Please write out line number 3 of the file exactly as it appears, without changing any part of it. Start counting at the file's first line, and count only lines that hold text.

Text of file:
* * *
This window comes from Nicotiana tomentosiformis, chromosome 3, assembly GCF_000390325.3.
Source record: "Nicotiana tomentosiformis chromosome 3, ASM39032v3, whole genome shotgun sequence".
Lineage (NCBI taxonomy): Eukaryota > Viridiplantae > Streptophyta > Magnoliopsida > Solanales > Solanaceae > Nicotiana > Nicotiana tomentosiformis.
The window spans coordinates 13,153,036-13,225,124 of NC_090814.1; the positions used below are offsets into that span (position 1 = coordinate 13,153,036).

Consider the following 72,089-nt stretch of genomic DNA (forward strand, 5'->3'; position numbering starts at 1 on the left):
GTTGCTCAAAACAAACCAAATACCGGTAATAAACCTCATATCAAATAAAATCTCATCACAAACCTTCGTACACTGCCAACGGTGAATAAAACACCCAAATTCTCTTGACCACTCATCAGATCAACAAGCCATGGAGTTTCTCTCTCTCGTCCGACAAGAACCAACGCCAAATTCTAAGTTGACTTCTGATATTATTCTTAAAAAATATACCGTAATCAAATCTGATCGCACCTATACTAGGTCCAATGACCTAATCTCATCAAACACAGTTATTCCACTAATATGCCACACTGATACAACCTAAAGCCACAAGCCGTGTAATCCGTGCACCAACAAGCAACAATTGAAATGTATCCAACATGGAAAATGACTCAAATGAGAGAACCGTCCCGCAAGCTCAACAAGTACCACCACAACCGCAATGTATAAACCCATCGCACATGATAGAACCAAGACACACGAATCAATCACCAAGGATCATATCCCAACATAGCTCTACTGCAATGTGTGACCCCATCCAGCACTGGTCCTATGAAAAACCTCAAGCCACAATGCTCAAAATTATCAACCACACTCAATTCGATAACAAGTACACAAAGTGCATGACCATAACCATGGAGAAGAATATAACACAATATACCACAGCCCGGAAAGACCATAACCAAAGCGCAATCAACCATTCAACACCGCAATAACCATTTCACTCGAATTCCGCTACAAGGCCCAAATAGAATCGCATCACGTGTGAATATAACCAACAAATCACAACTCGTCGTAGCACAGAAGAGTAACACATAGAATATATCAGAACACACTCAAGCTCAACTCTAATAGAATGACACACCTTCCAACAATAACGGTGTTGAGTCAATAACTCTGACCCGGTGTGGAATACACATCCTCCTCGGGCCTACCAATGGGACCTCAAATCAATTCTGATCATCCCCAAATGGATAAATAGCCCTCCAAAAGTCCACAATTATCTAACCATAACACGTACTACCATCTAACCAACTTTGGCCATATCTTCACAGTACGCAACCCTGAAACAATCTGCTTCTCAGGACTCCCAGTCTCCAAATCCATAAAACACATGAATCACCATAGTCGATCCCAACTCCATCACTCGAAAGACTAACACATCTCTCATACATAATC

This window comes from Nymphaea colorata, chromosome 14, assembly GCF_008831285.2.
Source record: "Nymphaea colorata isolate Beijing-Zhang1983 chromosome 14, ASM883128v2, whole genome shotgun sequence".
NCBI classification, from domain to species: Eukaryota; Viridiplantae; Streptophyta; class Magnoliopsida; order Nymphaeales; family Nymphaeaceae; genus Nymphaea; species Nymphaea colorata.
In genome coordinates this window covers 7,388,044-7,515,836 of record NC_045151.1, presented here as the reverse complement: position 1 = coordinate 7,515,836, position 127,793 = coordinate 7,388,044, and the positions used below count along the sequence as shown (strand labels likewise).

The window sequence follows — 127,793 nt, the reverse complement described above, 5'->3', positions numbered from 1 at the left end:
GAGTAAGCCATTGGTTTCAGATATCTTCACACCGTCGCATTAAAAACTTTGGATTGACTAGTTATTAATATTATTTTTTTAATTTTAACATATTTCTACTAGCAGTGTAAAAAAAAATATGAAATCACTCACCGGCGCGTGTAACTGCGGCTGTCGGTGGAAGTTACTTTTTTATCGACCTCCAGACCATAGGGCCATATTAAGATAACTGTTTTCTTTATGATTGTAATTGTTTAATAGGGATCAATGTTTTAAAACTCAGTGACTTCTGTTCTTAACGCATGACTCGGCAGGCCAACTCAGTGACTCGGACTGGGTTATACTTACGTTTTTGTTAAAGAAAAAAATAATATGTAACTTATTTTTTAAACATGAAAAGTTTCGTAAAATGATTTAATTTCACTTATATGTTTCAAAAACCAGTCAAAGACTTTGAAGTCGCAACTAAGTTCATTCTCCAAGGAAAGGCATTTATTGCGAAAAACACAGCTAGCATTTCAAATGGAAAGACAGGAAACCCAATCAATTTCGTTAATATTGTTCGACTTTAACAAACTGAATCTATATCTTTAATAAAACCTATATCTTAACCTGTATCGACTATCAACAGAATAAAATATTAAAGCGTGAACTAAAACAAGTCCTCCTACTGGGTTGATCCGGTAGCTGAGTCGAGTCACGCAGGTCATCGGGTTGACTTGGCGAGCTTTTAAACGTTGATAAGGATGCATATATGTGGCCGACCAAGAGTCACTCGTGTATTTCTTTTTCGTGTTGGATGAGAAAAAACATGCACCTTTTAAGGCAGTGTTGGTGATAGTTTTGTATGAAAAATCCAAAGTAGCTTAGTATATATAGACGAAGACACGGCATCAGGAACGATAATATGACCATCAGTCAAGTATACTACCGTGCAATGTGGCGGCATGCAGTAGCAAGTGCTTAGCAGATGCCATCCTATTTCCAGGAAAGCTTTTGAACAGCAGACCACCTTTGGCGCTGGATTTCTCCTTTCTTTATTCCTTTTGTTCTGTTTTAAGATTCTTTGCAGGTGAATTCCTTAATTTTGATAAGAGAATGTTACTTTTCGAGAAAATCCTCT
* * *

Lineage (NCBI taxonomy): Eukaryota > Viridiplantae > Streptophyta > Magnoliopsida > Solanales > Solanaceae > Nicotiana > Nicotiana tomentosiformis.